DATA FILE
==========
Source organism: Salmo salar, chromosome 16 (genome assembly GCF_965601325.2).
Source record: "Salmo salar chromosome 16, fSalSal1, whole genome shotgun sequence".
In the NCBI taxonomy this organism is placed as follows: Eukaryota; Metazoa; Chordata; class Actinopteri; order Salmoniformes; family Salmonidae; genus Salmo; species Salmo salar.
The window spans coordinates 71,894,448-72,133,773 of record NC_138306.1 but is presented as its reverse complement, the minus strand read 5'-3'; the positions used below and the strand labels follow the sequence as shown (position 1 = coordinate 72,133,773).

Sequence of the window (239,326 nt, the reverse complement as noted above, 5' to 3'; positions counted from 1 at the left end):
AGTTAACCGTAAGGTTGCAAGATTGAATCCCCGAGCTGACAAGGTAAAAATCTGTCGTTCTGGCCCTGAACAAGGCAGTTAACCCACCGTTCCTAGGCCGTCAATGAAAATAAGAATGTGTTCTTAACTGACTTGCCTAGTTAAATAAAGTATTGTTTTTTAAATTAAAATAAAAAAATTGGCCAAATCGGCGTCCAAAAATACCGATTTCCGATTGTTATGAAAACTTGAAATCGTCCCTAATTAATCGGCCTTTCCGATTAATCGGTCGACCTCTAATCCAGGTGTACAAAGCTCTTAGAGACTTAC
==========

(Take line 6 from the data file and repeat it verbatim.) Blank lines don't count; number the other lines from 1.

AGTTAACCGTAAGGTTGCAAGATTGAATCCCCGAGCTGACAAGGTAAAAATCTGTCGTTCTGGCCCTGAACAAGGCAGTTAACCCACCGTTCCTAGGCCGTCAATGAAAATAAGAATGTGTTCTTAACTGACTTGCCTAGTTAAATAAAGTATTGTTTTTTAAATTAAAATAAAAAAATTGGCCAAATCGGCGTCCAAAAATACCGATTTCCGATTGTTATGAAAACTTGAAATCGTCCCTAATTAATCGGCCTTTCCGATTAATCGGTCGACCTCTAATCCAGGTGTACAAAGCTCTTAGAGACTTAC